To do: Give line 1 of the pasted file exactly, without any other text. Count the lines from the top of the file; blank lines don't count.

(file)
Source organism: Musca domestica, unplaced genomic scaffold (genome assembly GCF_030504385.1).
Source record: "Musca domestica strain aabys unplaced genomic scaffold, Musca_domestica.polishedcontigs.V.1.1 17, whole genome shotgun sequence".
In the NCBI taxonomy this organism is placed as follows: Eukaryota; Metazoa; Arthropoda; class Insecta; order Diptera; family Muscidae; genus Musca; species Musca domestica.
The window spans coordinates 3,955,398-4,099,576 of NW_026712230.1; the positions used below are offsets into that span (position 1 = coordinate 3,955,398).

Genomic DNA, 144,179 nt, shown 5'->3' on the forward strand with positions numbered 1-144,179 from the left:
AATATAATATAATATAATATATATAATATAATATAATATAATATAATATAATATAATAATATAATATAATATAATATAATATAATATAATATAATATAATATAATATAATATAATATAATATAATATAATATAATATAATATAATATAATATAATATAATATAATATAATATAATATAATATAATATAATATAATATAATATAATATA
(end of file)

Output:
Source organism: Musca domestica, unplaced genomic scaffold (genome assembly GCF_030504385.1).